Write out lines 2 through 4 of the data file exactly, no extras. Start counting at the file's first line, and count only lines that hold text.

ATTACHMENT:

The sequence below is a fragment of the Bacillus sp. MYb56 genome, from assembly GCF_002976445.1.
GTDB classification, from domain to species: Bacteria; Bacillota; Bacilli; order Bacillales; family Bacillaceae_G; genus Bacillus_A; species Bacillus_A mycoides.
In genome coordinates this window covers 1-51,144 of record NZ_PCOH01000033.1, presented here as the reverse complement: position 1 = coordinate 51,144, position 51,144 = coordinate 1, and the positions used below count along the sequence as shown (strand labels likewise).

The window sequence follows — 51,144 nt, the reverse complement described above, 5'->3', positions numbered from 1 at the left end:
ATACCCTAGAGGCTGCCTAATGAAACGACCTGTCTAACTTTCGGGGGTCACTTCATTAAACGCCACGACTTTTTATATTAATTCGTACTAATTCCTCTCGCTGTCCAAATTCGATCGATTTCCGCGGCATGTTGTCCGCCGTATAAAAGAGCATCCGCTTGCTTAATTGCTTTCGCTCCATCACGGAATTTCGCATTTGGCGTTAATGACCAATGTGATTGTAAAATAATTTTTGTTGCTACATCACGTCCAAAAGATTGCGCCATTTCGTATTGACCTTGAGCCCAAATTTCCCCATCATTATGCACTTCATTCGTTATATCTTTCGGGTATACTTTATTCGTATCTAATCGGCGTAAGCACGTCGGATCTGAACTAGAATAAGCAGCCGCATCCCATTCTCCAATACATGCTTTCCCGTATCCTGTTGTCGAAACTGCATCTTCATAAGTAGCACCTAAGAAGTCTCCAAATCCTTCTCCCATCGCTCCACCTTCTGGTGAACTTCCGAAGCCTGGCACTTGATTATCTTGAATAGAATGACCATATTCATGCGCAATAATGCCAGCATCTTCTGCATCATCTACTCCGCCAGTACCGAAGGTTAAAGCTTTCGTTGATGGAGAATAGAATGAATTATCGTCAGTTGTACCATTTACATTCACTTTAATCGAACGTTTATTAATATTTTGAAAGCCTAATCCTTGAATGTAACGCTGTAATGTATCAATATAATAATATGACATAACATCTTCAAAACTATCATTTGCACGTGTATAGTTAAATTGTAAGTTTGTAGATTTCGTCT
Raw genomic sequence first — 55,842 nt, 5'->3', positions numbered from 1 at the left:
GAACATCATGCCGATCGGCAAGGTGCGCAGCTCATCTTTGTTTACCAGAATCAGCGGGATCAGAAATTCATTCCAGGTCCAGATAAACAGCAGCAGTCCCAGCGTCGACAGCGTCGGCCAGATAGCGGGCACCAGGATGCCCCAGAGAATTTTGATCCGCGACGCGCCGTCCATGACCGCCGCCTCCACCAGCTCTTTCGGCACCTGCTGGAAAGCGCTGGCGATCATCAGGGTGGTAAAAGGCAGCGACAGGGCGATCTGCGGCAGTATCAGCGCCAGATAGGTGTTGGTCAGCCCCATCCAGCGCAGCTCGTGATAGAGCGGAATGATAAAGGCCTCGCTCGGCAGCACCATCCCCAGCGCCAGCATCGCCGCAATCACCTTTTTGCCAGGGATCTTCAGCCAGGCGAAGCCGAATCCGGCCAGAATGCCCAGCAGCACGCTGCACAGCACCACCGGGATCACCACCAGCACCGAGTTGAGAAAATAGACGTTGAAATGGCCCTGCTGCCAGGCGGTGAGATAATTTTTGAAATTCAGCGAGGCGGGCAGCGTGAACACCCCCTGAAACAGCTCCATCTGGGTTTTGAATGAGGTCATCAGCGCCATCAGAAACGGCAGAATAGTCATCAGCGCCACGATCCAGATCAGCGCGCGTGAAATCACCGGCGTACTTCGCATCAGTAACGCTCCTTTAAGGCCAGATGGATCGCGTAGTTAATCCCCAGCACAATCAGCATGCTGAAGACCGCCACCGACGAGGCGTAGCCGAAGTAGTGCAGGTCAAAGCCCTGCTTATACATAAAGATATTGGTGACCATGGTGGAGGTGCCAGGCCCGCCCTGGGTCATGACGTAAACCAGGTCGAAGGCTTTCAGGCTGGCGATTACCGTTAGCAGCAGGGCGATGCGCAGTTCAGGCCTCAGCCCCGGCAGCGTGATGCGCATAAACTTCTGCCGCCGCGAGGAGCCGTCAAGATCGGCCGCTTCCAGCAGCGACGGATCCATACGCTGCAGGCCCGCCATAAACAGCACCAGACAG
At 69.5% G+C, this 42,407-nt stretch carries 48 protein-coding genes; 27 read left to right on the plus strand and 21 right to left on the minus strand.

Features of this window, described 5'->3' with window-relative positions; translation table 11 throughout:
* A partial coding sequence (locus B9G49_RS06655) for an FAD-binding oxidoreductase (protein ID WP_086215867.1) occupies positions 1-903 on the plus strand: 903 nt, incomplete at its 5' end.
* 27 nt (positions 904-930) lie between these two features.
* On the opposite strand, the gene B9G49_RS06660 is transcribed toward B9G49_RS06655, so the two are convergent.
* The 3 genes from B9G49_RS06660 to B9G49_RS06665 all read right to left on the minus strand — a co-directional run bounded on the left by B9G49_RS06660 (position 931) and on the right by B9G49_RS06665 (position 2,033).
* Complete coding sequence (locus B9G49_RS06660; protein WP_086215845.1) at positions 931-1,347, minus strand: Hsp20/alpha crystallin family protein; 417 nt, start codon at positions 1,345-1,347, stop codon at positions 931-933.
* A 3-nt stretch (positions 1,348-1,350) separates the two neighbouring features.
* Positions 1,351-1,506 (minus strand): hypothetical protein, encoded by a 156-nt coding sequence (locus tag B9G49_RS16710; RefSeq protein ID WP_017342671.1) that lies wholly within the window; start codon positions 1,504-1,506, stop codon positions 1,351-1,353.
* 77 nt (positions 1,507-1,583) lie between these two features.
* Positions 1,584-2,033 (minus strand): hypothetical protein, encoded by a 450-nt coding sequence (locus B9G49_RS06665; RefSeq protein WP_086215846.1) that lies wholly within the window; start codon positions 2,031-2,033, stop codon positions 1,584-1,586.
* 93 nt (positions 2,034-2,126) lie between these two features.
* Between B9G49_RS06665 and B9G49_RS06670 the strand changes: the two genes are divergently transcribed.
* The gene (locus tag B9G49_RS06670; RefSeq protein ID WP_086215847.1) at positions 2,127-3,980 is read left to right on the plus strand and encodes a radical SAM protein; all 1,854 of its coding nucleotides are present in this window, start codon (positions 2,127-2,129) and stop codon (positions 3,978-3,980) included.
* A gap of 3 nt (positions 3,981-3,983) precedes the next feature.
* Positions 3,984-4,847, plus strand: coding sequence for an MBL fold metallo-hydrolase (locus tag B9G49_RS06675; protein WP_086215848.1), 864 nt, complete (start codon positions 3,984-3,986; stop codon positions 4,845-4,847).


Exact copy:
GTDB classification, from domain to species: Bacteria; Bacillota; Bacilli; order Bacillales; family Bacillaceae_G; genus Bacillus_A; species Bacillus_A mycoides.
In genome coordinates this window covers 1-51,144 of record NZ_PCOH01000033.1, presented here as the reverse complement: position 1 = coordinate 51,144, position 51,144 = coordinate 1, and the positions used below count along the sequence as shown (strand labels likewise).

The window sequence follows — 51,144 nt, the reverse complement described above, 5'->3', positions numbered from 1 at the left end: